A trio of fish are offered whole, with head and tail intact. The choices were salmon, tilapia and a deep- sea fish with an untranslatable name. We chose the untranslatable-named fish. Jie Liang’s grandmother provided the recipe which is a thirty-six hour process from start to finish. The fish is wrapped in foil and steamed on the grill which keeps the firm interior moist and intact, the outer skin of the fish was candy-sweet and caramelized with green onion, soya, ginger and garlic.

Spicy Tom Yum seafood pot has a sharp freshness and briny meatiness, deriving its pungency from lemongrass and pepper. Other specialities include thick, soft and chewy Udon noodles made from wheat. The green onion pie is flavoursome and reminds me of the Japanese savoury pancake, okonomiyaki. Try the jiggly iced congee and glutinous dia bao (steamed buns). You will never need Sriracha again, once you’ve tasted Wenbei’s homemade, hot and spicy, red pepper dipping oil. She jars it and sells it in the restaurant.

Chinoiserie and other decorative arts and imagery decorate the dining room, giving personal expression to Wenbei and Jie Liang’s former lives in China. The purpose of a “culture restaurant” is to be an emissary and to facilitate the exchange of Eastern and Western cultural values. On selected evenings there is traditional song and dancing on a small stage that flanks the dining room. Wenbei, a former fashion designer, has an excellent singing voice.

Wealth, health, longevity, love, and virtue are the five good fortunes. Five also happens to be the name of their former business portfolio in China which they wanted to extend to include this restaurant. The investment projects included Five Fortune Herbal Cuisine (herbal cuisine restaurant), Five Fortune Very Ethnic (traditional embroideries and clothing), Five Fortune Arts (Chinese art and paintings), and Five Fortune Clothing (clothing design and production of ramie cotton produced from the nettle plant).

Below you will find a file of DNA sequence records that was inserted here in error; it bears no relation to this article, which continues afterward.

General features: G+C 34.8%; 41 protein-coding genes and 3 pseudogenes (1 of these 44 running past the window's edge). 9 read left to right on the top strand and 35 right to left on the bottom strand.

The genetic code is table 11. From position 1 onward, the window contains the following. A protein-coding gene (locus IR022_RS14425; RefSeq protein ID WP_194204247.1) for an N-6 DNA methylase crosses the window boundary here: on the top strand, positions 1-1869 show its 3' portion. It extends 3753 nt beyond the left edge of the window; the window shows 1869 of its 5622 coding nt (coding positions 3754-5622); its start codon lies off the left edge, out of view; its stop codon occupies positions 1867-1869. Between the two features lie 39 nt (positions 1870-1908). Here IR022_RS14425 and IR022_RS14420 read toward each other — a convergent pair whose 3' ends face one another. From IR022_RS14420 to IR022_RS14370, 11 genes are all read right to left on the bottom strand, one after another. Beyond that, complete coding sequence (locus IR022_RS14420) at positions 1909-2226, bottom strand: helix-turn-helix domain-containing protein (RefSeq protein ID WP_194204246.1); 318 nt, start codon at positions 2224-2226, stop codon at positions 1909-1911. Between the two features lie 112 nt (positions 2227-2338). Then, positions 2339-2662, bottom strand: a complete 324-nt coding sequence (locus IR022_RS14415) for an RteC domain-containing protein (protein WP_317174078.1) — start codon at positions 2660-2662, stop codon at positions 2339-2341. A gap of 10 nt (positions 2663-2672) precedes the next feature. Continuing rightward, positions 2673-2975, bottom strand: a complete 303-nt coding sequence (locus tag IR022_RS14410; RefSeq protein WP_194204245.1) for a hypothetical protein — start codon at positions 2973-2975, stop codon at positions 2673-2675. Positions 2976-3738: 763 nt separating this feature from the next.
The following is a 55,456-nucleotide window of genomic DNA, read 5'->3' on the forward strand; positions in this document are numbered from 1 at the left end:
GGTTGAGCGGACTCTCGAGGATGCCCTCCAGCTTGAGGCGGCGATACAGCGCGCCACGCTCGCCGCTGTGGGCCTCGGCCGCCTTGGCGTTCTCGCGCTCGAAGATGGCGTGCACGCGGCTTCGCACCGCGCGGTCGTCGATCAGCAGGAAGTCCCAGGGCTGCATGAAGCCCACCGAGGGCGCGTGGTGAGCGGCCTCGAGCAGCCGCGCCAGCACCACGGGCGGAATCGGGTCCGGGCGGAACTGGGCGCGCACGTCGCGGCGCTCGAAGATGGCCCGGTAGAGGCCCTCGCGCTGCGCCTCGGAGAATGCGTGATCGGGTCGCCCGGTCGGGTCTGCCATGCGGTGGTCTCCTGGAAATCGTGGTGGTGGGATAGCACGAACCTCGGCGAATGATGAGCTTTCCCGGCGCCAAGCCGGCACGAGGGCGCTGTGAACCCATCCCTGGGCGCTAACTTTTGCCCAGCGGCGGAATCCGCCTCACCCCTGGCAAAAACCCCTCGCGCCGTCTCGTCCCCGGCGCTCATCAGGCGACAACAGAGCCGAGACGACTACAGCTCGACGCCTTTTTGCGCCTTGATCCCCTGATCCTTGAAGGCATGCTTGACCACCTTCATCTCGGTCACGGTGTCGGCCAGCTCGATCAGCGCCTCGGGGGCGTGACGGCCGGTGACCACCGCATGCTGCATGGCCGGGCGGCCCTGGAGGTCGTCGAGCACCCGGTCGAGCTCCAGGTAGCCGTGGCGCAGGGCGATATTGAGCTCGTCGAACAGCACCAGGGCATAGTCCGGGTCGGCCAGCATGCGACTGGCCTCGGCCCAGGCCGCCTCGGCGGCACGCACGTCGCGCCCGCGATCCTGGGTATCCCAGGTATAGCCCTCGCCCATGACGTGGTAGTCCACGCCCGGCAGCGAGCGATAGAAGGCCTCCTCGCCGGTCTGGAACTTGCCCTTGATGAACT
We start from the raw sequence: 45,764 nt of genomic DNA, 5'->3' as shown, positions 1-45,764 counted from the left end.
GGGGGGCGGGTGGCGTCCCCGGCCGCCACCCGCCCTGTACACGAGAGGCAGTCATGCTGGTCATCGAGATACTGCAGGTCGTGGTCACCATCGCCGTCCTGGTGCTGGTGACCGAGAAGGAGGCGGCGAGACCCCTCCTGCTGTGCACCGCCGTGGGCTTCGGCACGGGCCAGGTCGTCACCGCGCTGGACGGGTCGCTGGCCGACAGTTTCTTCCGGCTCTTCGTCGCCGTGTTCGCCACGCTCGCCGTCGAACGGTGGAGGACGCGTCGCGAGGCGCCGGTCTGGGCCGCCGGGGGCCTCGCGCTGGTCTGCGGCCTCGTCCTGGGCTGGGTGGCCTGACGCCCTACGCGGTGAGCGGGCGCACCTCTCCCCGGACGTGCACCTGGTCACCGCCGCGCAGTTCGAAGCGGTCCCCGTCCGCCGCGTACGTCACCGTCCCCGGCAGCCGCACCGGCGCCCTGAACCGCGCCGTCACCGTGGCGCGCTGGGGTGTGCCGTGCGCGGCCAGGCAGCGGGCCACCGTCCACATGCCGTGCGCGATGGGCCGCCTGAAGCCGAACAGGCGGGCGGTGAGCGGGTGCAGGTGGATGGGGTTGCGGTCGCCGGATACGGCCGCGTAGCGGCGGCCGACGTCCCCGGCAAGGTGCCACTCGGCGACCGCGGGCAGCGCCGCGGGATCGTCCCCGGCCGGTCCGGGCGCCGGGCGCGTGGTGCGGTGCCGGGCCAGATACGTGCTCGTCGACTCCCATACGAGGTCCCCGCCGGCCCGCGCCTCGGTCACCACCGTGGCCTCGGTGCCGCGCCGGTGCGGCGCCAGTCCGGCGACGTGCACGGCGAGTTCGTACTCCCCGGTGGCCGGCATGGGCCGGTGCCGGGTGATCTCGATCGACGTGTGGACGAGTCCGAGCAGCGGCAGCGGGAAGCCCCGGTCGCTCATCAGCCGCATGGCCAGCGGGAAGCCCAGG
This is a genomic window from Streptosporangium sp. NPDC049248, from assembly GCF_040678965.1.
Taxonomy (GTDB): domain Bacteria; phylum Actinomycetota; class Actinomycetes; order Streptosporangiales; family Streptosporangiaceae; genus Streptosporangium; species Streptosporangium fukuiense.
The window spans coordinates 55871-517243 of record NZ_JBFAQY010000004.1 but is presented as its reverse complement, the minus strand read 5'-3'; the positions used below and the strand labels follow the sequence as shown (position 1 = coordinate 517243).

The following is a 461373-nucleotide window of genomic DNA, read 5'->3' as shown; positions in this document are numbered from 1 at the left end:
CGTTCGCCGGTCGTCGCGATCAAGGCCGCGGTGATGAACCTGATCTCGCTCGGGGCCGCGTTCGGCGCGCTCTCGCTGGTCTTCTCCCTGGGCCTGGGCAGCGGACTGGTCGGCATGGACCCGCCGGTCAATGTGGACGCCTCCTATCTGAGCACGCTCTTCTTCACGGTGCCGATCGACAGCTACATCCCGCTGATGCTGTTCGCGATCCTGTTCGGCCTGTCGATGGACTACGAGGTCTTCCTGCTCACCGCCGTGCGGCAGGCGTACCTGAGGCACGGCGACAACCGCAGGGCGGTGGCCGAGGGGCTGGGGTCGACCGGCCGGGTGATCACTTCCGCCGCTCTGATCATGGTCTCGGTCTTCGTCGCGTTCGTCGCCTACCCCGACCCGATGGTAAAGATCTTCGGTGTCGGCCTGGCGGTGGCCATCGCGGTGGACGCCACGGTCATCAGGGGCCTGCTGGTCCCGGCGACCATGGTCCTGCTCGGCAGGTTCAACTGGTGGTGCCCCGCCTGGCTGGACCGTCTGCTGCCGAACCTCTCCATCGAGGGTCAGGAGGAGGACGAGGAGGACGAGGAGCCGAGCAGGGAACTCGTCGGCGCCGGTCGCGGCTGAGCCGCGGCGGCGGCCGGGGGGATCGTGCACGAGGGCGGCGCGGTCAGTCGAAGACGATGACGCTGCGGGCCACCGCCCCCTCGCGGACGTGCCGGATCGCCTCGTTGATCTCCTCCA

Hoping to live a more peaceful life, the couple travelled nearly eight thousand miles to start a new life in a strange land. Wenbei, who comes from a lineage of doctors, cites Norman Bethune, who is enshrined as a national hero in China, as an influence on their decision to immigrate to Canada. Famously, Bethune’s accidental death from septicemia evoked Chairman Mao Zedong's essay "In Memory of Norman Bethune," which urged all Chinese to match his spirit of responsibility and humanitarianism and  became required reading for the entire population.

Jie Liang, who studied to be an art designer belongs to "Dai" a Tai cultural group from Yunnan that traditionally adheres to Buddhist principles.

In the future, Wenbei plans to establish a restaurant franchise that focuses on cultural cuisine and create a culinary school dedicated to Yunnan cuisine. At Five Fortune the Chinese servers are intelligent and hospitable students that understand her vision and speak English fluently. The service is welcoming and helpful with the kinds of detail about the dishes that can be hard to find in some ethnic restaurants.

There is a saying in Yunnan, “We will eat anything with four legs except for a table,” says Wenbei. Jie Liang’s translation of Yunnan cooking both pays respectful homage to the culture and, in the hope of making it more accessible, takes the most minor liberties with it. An epigram on the menu states, "The fragrance always stays in the hand that gives the rose..." 

Five Fortune Culture Restaurant
368 Richmond Street
Wednesday–Sunday 11:30 AM – 10:30 PM
Closed Mondays and Tuesdays

Friday, September 12, 2014

Edgar and Joe’s Café Helps Lead the way in SoHo’s Burgeoning Restaurant District

Edgar and Joe’s Café Helps Lead the way in SoHo’s Burgeoning Restaurant District


 Since London’s beginning in 1840, the district of SoHo has existed within the same confines. Originally named St. David’s Ward, this community is flanked on the north by the CN railroad tracks, on the east by Adelaide Street, and on the south and west by the Thames River. The SoHo acronym is geographic in origin as most of it is situated south of Horton Street but I imagine it is also meant to evoke the vitality of the cultural and restaurant neighbourhoods in Lower Manhattan and London, England’s West End.
SoHo is in fact a burgeoning restaurant district and home to many interesting dining options and bakeries including: Organics Works Café, Razzle Dazzle Cupcakes, Kambie Chinese Restaurant, Enat Ethiopian Restaurant, Hong Ping, El Ranchito, Walker’s Fish and Chips, Family Circle, The Soho Diner and Edgar and Joe’s Café.